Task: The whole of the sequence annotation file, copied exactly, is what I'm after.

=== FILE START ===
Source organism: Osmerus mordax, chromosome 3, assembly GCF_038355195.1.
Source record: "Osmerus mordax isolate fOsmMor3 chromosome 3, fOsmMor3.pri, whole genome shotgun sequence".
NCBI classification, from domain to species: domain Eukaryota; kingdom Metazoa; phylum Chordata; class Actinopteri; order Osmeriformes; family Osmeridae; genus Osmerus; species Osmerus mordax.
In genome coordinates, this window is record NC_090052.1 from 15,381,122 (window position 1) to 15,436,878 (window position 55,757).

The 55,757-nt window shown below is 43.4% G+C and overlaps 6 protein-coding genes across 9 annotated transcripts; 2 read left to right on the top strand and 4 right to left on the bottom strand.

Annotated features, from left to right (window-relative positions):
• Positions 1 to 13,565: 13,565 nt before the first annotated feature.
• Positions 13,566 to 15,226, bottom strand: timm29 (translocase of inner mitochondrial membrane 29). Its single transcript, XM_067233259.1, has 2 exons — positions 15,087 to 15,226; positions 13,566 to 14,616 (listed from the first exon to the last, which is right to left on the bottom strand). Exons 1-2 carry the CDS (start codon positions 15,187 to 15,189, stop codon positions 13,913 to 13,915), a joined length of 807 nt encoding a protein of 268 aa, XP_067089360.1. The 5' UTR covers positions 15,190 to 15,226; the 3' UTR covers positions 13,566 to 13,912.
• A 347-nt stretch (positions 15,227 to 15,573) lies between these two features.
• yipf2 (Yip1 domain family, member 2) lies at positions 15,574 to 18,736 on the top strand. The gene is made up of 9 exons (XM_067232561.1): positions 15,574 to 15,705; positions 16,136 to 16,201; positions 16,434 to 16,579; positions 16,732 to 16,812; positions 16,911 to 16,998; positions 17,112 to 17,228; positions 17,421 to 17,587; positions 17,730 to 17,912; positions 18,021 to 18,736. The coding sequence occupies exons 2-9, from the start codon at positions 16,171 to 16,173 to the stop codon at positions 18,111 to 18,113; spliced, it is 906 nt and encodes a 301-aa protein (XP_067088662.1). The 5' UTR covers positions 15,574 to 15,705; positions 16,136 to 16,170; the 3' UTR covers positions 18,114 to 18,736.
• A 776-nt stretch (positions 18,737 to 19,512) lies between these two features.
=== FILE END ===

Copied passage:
Source organism: Osmerus mordax, chromosome 3, assembly GCF_038355195.1.
Source record: "Osmerus mordax isolate fOsmMor3 chromosome 3, fOsmMor3.pri, whole genome shotgun sequence".
NCBI classification, from domain to species: domain Eukaryota; kingdom Metazoa; phylum Chordata; class Actinopteri; order Osmeriformes; family Osmeridae; genus Osmerus; species Osmerus mordax.
In genome coordinates, this window is record NC_090052.1 from 15,381,122 (window position 1) to 15,436,878 (window position 55,757).

The 55,757-nt window shown below is 43.4% G+C and overlaps 6 protein-coding genes across 9 annotated transcripts; 2 read left to right on the top strand and 4 right to left on the bottom strand.

Annotated features, from left to right (window-relative positions):
• Positions 1 to 13,565: 13,565 nt before the first annotated feature.
• Positions 13,566 to 15,226, bottom strand: timm29 (translocase of inner mitochondrial membrane 29). Its single transcript, XM_067233259.1, has 2 exons — positions 15,087 to 15,226; positions 13,566 to 14,616 (listed from the first exon to the last, which is right to left on the bottom strand). Exons 1-2 carry the CDS (start codon positions 15,187 to 15,189, stop codon positions 13,913 to 13,915), a joined length of 807 nt encoding a protein of 268 aa, XP_067089360.1. The 5' UTR covers positions 15,190 to 15,226; the 3' UTR covers positions 13,566 to 13,912.
• A 347-nt stretch (positions 15,227 to 15,573) lies between these two features.
• yipf2 (Yip1 domain family, member 2) lies at positions 15,574 to 18,736 on the top strand. The gene is made up of 9 exons (XM_067232561.1): positions 15,574 to 15,705; positions 16,136 to 16,201; positions 16,434 to 16,579; positions 16,732 to 16,812; positions 16,911 to 16,998; positions 17,112 to 17,228; positions 17,421 to 17,587; positions 17,730 to 17,912; positions 18,021 to 18,736. The coding sequence occupies exons 2-9, from the start codon at positions 16,171 to 16,173 to the stop codon at positions 18,111 to 18,113; spliced, it is 906 nt and encodes a 301-aa protein (XP_067088662.1). The 5' UTR covers positions 15,574 to 15,705; positions 16,136 to 16,170; the 3' UTR covers positions 18,114 to 18,736.
• A 776-nt stretch (positions 18,737 to 19,512) lies between these two features.